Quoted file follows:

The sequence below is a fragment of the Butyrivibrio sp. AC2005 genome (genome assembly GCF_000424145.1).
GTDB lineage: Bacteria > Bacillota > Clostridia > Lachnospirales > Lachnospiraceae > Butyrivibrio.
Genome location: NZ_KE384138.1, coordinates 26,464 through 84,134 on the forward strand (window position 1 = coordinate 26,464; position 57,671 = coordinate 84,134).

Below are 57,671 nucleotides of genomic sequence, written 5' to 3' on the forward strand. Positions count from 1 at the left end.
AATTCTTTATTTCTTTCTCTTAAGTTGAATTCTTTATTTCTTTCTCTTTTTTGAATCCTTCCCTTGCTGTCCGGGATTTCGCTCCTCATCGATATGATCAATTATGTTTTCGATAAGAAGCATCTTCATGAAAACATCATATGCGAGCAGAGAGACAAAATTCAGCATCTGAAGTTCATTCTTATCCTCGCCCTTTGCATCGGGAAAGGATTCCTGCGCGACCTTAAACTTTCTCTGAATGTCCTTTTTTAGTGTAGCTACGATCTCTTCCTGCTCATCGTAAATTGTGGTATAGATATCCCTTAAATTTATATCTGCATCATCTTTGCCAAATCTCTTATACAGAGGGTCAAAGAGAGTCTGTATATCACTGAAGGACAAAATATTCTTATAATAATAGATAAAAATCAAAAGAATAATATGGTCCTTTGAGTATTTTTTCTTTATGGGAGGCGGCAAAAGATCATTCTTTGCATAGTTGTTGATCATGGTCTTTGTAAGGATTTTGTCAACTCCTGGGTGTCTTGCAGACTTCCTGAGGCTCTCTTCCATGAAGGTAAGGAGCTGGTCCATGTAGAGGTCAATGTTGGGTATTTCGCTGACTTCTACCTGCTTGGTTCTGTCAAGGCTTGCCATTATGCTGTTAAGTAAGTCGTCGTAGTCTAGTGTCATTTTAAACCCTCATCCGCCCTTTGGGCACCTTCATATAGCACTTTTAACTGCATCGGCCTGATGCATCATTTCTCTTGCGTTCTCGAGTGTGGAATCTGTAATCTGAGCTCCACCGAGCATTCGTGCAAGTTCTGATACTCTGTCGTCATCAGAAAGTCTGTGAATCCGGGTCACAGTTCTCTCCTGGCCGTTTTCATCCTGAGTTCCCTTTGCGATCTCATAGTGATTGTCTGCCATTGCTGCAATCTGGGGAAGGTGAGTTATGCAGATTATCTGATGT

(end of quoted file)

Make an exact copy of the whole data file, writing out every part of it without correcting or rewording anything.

The sequence below is a fragment of the Butyrivibrio sp. AC2005 genome (genome assembly GCF_000424145.1).
GTDB lineage: Bacteria > Bacillota > Clostridia > Lachnospirales > Lachnospiraceae > Butyrivibrio.
Genome location: NZ_KE384138.1, coordinates 26,464 through 84,134 on the forward strand (window position 1 = coordinate 26,464; position 57,671 = coordinate 84,134).

Below are 57,671 nucleotides of genomic sequence, written 5' to 3' on the forward strand. Positions count from 1 at the left end.
AATTCTTTATTTCTTTCTCTTAAGTTGAATTCTTTATTTCTTTCTCTTTTTTGAATCCTTCCCTTGCTGTCCGGGATTTCGCTCCTCATCGATATGATCAATTATGTTTTCGATAAGAAGCATCTTCATGAAAACATCATATGCGAGCAGAGAGACAAAATTCAGCATCTGAAGTTCATTCTTATCCTCGCCCTTTGCATCGGGAAAGGATTCCTGCGCGACCTTAAACTTTCTCTGAATGTCCTTTTTTAGTGTAGCTACGATCTCTTCCTGCTCATCGTAAATTGTGGTATAGATATCCCTTAAATTTATATCTGCATCATCTTTGCCAAATCTCTTATACAGAGGGTCAAAGAGAGTCTGTATATCACTGAAGGACAAAATATTCTTATAATAATAGATAAAAATCAAAAGAATAATATGGTCCTTTGAGTATTTTTTCTTTATGGGAGGCGGCAAAAGATCATTCTTTGCATAGTTGTTGATCATGGTCTTTGTAAGGATTTTGTCAACTCCTGGGTGTCTTGCAGACTTCCTGAGGCTCTCTTCCATGAAGGTAAGGAGCTGGTCCATGTAGAGGTCAATGTTGGGTATTTCGCTGACTTCTACCTGCTTGGTTCTGTCAAGGCTTGCCATTATGCTGTTAAGTAAGTCGTCGTAGTCTAGTGTCATTTTAAACCCTCATCCGCCCTTTGGGCACCTTCATATAGCACTTTTAACTGCATCGGCCTGATGCATCATTTCTCTTGCGTTCTCGAGTGTGGAATCTGTAATCTGAGCTCCACCGAGCATTCGTGCAAGTTCTGATACTCTGTCGTCATCAGAAAGTCTGTGAATCCGGGTCACAGTTCTCTCCTGGCCGTTTTCATCCTGAGTTCCCTTTGCGATCTCATAGTGATTGTCTGCCATTGCTGCAATCTGGGGAAGGTGAGTTATGCAGATTATCTGATGT